Playing In Borrego Springs

Here are some photos of how we spent our time in Borrego Springs when we weren't hanging out with other RVers at camp.

Town was only 7 miles from our boondocking spot at Rockhouse Trail so we decided to check it out on bikes. We saw Vince's trike outside his Airstream and invited him along for the ride. He ended up being our tour guide (since he was at Borrego Springs last year) and we had a great time with him.

Biking into Borrego Springs with Jerud and Vince.

Anza-Borrego State Park surrounds the town and that's where we're headed in this photo.

Being that we were in the desert, we did experience a couple of dust storms.

Being that we were in the desert, we did experience a couple of dust storms.

Jerud and I were eager to go mountain biking so we visited the local bike shop to learn about the local trails. Unfortunately we learned there was no real singletrack to ride, although there were plenty of sandy jeep roads. We took the information we got and headed out for a ride. We never did find the paths we were looking for, but we found some other stuff to ride anyway. Google maps didn't serve us very well -- having a paper map would have been useful.

This wasn't the trail we wanted, but it sure was pretty.

This wasn't the trail we wanted, but it sure was pretty.

This also wasn't the trail we wanted. But it was a large lemon and orange grove that we rode through to get into the state park.

This also wasn't the trail we wanted. But it was a large lemon and orange grove that we rode through to get into the state park.

 
So we helped ourselves to some of the dropped fruit.

So we helped ourselves to some of the dropped fruit.

 

There's also a fruit stand at the corner of Henderson Canyon Rd. and Di Giorgio Rd. that is always filled with large bags of oranges and grapefruits for just a few bucks. We bought one of the large bags of oranges and they were some of the best oranges I've ever had.

Throughout the desert in Borrego Springs, there are these beautiful and intricate sculptures created by Ricardo Breceda. They live in various places and there are a lot of them! My photos don't do them any justice.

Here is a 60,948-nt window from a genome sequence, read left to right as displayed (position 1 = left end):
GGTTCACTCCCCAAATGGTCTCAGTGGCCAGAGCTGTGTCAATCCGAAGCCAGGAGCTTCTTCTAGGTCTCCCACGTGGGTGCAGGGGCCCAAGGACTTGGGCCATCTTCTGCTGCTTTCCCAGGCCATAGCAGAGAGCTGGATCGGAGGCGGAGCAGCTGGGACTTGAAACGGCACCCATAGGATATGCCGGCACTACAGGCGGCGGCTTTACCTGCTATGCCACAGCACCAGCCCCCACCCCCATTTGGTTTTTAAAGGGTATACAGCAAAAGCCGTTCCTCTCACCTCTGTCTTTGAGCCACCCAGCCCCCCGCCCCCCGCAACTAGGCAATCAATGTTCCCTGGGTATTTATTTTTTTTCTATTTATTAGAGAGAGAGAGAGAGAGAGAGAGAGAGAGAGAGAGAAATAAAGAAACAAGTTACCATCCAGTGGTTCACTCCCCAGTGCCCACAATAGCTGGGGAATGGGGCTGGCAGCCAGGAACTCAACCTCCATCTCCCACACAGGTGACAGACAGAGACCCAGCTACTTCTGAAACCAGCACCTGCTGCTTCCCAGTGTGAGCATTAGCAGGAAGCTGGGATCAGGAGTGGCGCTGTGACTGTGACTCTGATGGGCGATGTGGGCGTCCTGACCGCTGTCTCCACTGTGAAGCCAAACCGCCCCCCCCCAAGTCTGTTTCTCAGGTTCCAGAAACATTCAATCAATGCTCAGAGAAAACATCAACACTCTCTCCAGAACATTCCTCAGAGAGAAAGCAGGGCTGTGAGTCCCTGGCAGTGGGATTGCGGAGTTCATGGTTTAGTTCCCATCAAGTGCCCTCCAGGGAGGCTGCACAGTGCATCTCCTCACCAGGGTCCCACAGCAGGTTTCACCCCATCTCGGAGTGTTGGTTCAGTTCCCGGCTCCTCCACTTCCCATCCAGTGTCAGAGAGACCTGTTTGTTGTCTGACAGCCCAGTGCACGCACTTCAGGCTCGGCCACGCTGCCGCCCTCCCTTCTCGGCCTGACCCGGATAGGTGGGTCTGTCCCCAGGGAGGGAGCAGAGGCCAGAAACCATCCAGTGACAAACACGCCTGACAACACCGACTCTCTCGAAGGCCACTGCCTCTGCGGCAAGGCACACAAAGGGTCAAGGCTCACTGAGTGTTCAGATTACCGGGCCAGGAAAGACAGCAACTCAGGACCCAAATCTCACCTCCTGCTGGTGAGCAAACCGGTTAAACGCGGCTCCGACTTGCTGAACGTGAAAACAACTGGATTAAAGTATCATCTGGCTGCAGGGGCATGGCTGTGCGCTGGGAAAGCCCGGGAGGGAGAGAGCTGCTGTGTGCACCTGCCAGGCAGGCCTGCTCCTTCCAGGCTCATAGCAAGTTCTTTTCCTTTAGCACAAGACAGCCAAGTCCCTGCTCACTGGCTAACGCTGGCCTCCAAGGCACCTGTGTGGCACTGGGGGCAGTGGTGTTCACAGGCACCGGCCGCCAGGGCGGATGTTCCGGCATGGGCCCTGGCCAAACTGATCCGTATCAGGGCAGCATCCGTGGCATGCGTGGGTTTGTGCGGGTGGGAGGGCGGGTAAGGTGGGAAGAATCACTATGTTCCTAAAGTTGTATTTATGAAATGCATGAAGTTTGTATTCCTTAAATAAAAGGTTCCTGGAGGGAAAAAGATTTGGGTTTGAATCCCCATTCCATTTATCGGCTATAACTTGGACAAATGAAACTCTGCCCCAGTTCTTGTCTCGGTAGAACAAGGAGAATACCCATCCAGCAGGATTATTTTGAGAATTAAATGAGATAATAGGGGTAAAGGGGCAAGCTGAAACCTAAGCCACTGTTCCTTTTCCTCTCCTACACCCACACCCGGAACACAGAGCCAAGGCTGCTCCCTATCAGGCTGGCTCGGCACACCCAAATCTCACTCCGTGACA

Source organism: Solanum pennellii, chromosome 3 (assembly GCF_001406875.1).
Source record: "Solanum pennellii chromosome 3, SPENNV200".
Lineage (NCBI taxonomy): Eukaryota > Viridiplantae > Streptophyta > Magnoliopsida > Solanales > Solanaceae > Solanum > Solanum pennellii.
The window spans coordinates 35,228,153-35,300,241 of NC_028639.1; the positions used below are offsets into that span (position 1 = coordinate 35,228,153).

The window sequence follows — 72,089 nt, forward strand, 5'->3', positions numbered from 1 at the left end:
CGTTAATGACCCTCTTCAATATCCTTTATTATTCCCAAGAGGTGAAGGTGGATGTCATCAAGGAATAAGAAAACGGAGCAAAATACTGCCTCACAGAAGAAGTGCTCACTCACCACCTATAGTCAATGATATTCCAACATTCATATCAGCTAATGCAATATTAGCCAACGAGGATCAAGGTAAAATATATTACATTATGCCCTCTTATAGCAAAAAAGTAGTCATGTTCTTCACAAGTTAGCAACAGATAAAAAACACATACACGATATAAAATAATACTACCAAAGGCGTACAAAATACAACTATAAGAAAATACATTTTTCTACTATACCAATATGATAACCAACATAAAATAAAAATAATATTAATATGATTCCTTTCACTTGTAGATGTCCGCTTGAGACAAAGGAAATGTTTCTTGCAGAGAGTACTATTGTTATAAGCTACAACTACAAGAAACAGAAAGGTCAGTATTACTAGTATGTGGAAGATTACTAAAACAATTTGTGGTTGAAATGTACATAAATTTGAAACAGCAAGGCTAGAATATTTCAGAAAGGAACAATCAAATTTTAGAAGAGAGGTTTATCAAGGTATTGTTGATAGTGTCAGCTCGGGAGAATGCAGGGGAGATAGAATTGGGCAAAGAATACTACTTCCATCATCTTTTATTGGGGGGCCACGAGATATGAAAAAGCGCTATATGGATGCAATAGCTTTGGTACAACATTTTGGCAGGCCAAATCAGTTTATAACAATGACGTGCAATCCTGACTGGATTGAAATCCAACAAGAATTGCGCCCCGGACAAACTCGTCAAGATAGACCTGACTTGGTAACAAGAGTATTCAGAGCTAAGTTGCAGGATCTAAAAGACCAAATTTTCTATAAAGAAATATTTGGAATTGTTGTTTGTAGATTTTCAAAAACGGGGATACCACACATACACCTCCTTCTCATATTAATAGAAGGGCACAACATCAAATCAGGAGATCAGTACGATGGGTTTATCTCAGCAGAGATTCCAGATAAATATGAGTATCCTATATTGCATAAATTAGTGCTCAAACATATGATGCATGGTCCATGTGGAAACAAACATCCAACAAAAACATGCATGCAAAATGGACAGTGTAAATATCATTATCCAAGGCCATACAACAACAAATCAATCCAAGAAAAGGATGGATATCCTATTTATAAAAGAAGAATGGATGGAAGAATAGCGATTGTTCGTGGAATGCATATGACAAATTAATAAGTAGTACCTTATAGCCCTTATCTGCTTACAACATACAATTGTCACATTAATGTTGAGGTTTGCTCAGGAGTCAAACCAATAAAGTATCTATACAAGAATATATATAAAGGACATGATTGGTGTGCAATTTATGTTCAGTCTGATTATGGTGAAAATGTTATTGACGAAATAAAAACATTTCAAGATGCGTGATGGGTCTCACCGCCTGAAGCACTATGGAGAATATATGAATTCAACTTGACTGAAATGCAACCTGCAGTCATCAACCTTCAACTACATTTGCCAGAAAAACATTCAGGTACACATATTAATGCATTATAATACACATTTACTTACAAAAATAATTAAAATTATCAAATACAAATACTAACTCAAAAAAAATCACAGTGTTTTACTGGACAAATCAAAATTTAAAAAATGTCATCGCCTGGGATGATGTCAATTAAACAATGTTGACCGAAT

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There are a handful of canyons in Anza-Borrego State Park. We went out with Brian, Jaden, Ralph to check out The Slot. It's only a 0.8 mile hike, but it's definitely worth the long drive out to it. Note: dogs are not allowed on any trails in Anza-Borrego State Park. This was a huge bummer when we found out. We hate not being able to bring our dogs hiking with us.

The mountains behind us at Rockhouse Trail also have some trails that lead to a few rock sculptures people have made over the years (and they've somehow not been destroyed). Brian (A Guy, A Dog, A Rig), Anna (Small House Big World), Tori and Skyler (Meant for Adventure) and I hiked out to look for them. 

From the top we also had a good view of our campsite.

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Anna and I continued on with our dogs (hers - Max and me - Tyki). We were both super curious where the trail went so we followed it for awhile. The trail kept going up and over ridges but we eventually made a right turn to head back to camp.

The trail overlooks the fruit groves down in Borrego Springs.

The trail overlooks the fruit groves down in Borrego Springs.

Later I went to check out Clark Dry Lake, which is exactly what it sounds like. It's located right behind where we were boondocked.

 
Clark Dry Lake at Anza-Borrego State Park.
 

One of the last hikes we wanted to do before we left town was the Palm Canyon Trail in Anza-Borrego State Park. It's a short 3.25 mile round trip hike that can be started at the visitor center taking the paved path to the trailhead. By doing it this way we didn't have to pay the $8 to enter the campground where the trailhead parking lot was located. I think the paved path adds a mile to the overall hike.

While we had a great time in Borrego Springs, it wasn't one of our top places that we've been to so far. The big downside for us is the lack of singletrack for riding and few places or trails where we can bring the dogs along.

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